Dec 11, 2013

Use Facebook to Build Trust Without Alienating Customers

Walking down Main Street in Mt. Airy, N.C., I feel like I’ve stepped into a 1960s sitcom. Mt. Airy, the boyhood home of Andy Griffith, was the inspiration for his television home town of Mayberry. As I stroll by Floyd’s Barber Shop, I peek inside and notice that all the chairs are full. Not the barber chairs, but the waiting chairs against the wall. Those seated are engaged in animated conversation, and a crowd has gathered to listen to the dialogue.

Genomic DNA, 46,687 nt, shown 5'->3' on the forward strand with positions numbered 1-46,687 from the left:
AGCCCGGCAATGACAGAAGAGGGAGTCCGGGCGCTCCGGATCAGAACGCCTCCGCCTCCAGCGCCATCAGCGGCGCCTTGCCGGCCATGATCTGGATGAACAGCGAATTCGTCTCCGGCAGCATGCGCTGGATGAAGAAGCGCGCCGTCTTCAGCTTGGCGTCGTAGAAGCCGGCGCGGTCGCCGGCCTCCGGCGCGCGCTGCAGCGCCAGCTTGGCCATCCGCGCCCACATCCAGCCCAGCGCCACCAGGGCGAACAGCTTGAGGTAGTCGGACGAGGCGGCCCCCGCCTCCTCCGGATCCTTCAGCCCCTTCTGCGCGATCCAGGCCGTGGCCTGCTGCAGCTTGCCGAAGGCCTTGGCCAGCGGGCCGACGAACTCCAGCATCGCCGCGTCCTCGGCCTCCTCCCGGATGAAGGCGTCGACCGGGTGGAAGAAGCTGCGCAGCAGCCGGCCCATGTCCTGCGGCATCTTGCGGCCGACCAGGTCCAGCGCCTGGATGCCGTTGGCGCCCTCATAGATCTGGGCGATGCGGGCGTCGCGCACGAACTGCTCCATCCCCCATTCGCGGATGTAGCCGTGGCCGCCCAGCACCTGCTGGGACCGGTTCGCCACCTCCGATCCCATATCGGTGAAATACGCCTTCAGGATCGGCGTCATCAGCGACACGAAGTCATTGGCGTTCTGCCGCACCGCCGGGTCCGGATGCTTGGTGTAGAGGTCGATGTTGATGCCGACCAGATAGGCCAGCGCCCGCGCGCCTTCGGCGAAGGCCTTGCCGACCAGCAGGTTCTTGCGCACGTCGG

This is a common sight here in the Blue Ridge Mountains: Residents gathered in a local store to visit and gossip. Sociologists call such gathering spots a “Third Place.” A Third Place is a social venue which is separate from Home and Work that fosters broader communication between participants and builds a sense of belonging and community.

In his 1989 book “The Great Good Place,” author Ray Oldenburg asserts that a good Third Place is accessible, comfortable, nearby, involves regulars, and is open to both new and old friends.

Sounds like Facebook to me. Read More

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